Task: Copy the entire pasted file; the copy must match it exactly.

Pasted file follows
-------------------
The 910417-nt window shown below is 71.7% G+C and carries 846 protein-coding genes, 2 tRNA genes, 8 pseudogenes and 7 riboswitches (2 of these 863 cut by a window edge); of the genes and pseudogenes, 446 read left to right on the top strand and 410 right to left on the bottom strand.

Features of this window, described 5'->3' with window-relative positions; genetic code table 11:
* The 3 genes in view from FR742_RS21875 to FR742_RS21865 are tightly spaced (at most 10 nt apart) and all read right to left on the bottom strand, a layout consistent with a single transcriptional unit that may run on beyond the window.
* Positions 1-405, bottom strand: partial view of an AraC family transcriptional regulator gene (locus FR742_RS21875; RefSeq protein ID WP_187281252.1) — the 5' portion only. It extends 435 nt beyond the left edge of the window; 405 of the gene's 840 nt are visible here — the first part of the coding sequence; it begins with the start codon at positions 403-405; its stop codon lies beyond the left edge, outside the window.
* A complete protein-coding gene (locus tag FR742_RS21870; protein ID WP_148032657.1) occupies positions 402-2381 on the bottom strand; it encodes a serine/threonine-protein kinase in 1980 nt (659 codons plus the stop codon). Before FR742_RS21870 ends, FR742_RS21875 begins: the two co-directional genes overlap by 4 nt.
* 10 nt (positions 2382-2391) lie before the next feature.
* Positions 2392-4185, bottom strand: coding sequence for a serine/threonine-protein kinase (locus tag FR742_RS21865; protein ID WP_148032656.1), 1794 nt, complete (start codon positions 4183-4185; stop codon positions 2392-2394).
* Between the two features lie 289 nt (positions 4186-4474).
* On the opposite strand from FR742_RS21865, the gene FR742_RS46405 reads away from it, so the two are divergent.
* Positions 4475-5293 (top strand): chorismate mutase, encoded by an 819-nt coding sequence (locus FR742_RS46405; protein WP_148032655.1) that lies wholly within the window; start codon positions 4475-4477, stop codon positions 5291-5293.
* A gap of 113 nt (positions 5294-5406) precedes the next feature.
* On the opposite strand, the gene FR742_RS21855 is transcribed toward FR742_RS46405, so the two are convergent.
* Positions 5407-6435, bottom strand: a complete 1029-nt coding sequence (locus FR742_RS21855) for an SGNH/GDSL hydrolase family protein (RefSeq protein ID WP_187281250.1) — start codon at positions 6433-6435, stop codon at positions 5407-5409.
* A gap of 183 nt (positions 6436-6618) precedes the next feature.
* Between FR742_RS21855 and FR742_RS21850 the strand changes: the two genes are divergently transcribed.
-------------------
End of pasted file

The 910417-nt window shown below is 71.7% G+C and carries 846 protein-coding genes, 2 tRNA genes, 8 pseudogenes and 7 riboswitches (2 of these 863 cut by a window edge); of the genes and pseudogenes, 446 read left to right on the top strand and 410 right to left on the bottom strand.

Features of this window, described 5'->3' with window-relative positions; genetic code table 11:
* The 3 genes in view from FR742_RS21875 to FR742_RS21865 are tightly spaced (at most 10 nt apart) and all read right to left on the bottom strand, a layout consistent with a single transcriptional unit that may run on beyond the window.
* Positions 1-405, bottom strand: partial view of an AraC family transcriptional regulator gene (locus FR742_RS21875; RefSeq protein ID WP_187281252.1) — the 5' portion only. It extends 435 nt beyond the left edge of the window; 405 of the gene's 840 nt are visible here — the first part of the coding sequence; it begins with the start codon at positions 403-405; its stop codon lies beyond the left edge, outside the window.
* A complete protein-coding gene (locus tag FR742_RS21870; protein ID WP_148032657.1) occupies positions 402-2381 on the bottom strand; it encodes a serine/threonine-protein kinase in 1980 nt (659 codons plus the stop codon). Before FR742_RS21870 ends, FR742_RS21875 begins: the two co-directional genes overlap by 4 nt.
* 10 nt (positions 2382-2391) lie before the next feature.
* Positions 2392-4185, bottom strand: coding sequence for a serine/threonine-protein kinase (locus tag FR742_RS21865; protein ID WP_148032656.1), 1794 nt, complete (start codon positions 4183-4185; stop codon positions 2392-2394).
* Between the two features lie 289 nt (positions 4186-4474).
* On the opposite strand from FR742_RS21865, the gene FR742_RS46405 reads away from it, so the two are divergent.
* Positions 4475-5293 (top strand): chorismate mutase, encoded by an 819-nt coding sequence (locus FR742_RS46405; protein WP_148032655.1) that lies wholly within the window; start codon positions 4475-4477, stop codon positions 5291-5293.
* A gap of 113 nt (positions 5294-5406) precedes the next feature.
* On the opposite strand, the gene FR742_RS21855 is transcribed toward FR742_RS46405, so the two are convergent.
* Positions 5407-6435, bottom strand: a complete 1029-nt coding sequence (locus FR742_RS21855) for an SGNH/GDSL hydrolase family protein (RefSeq protein ID WP_187281250.1) — start codon at positions 6433-6435, stop codon at positions 5407-5409.
* A gap of 183 nt (positions 6436-6618) precedes the next feature.
* Between FR742_RS21855 and FR742_RS21850 the strand changes: the two genes are divergently transcribed.